Obama stalls in public polling

In the two months since Barack Obama captured the Democratic nomination, he has hit a ceiling in public opinion polling, proving unable to make significant gains with any segment of the national electorate.

While Obama still leads in most matchups with John McCain, the Illinois senator’s apparent stall in the polls is a sobering reminder to Democrats intoxicated with his campaign’s promises to expand the electoral map beyond the boundaries that have constrained other recent party nominees.

That gap between expectations and reality comes as Democrats enjoy the most favorable political winds since at least 1976. At least eight in ten Americans believe the nation is on the wrong track. The Republican president is historically unpopular. From stunning Democratic gains in party registration to the high levels of economic anxiety, Obama should have a healthy lead by almost every measure. Yet, in poll after poll, Obama conspicuously fails to cross the 50 percent threshold. 

ABC News Polling Director Gary Langer asked, “If everything is so good for Barack Obama, why isn’t everything so good for Barack Obama?”

Obama remains ahead, depending on the national poll, by low to high single digits. The Gallup Poll Daily tracking survey, which randomly interviews at least 1,000 voters each day, has recently found that Obama leads by 3 to 4 percentage points.

In the first full week of the general election, June 9-15, Obama led by between 2 and 7 percentage points. Just short of two months later, registered voters have not significantly shifted their views, as Gallup finds public opinion still fluctuating between roughly the same margins.

“What’s remarkable this summer is the stability of this race,” Gallup’s director Frank Newport said. “In a broad sense, it is similar to previous elections.”

In Gallup’s last national poll prior to the 2004 party conventions, for example, John F. Kerry led President Bush 47 percent to 43 percent. In 2000, also in Gallup’s last national poll prior to the party conventions, Bush led former Vice President Al Gore 46 percent to 41 percent.

Three demographic groups have generally kept Obama ahead in the past two months: African-Americans, youth and Hispanics. But a lead based on those groups is a tenuous one. The youth vote, notorious for not meeting expectations, must turn out in significantly higher numbers than in past elections. Obama must continue to win the black vote nearly unanimously and still turn out new African-American voters. McCain must continue to underperform with Hispanics by about 10 percentage points compared to Bush in the summer of 2004.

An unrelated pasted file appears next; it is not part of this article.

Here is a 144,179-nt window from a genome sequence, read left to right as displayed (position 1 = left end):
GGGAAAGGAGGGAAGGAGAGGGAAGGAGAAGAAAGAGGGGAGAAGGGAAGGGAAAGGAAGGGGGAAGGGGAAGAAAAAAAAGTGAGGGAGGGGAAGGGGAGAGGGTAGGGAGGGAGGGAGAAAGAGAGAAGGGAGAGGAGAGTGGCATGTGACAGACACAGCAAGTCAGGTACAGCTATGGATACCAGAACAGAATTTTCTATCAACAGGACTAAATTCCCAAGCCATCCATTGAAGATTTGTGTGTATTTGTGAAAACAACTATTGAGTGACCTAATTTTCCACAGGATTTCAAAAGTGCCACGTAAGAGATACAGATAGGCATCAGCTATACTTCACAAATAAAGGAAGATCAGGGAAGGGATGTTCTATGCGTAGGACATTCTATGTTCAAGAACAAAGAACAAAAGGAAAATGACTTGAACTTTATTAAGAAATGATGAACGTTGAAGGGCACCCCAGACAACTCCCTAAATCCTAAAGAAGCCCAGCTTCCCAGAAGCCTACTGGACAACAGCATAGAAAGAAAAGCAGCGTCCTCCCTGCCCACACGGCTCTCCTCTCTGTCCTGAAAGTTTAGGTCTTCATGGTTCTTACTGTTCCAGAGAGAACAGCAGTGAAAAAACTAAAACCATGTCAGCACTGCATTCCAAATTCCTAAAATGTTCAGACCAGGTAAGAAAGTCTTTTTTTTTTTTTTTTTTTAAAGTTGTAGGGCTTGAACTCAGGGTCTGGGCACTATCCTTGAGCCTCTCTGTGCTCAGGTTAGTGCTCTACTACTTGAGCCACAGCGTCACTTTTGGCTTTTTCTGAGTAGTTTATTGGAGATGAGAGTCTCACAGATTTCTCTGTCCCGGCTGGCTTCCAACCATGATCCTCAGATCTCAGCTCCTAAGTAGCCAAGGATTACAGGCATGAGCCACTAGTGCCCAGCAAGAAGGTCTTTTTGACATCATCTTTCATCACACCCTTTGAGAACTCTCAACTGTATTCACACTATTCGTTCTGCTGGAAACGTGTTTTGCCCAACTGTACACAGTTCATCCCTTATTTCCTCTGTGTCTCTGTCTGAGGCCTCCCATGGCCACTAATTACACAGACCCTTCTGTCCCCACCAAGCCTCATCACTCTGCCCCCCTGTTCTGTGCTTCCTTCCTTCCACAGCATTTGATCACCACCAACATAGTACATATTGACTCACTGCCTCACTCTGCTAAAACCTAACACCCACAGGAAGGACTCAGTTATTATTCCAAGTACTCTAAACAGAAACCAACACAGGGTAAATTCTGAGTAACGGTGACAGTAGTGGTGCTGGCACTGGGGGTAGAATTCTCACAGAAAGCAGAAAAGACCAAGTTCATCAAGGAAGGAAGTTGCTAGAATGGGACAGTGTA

McCain might also be said to have hit a ceiling himself. At best, he has statistically tied Obama for fleeting periods this summer.

Yet in this Democratic year, the subject that dominates chatter among pollsters is Obama’s stubbornly slim lead.

If there is a primary explanation as to why the race has remained close this summer, it is that Obama has failed to make gains overall with white voters, who still cast about three in four ballots on Election Day. 

As Gore did in 2000, Obama nearly splits white women and loses white men by a large margin, according to an aggregate of polling in June and July 2008 and polling in 2000 by the Pew Research Center for the People and the Press.

Depending upon the week in June or July, by Gallup’s measure, Obama has roughly fluctuated between splitting or, at worst, trailing by about 5 percentage points with white women. In that same period, Obama has won only between 34 percent and 37 percent of white men.

In general — and with men in particular — Pew's data shows that Obama's gains with young whites compared to Gore in 2000 are offset by a weakness with older whites.

Obama also seems to have hit a ceiling with Hispanics. Latino support fluctuates between 57 percent, by the latest weekly measure, to 68 percent the week before — roughly the margin of Hispanic support that has marked the entire summer, by Gallup's measure.

What all this suggests is a general election that is much tighter than many analysts predicted and defined by far more stubborn levels of support.

As it stands, on Aug. 3 the RealClearPolitics average of national polling had 46.6 percent of the public supporting Obama, putting him narrowly ahead of McCain. Exactly two months earlier, on June 3, that same average had Obama at the exact same level of support — 46.6 percent.

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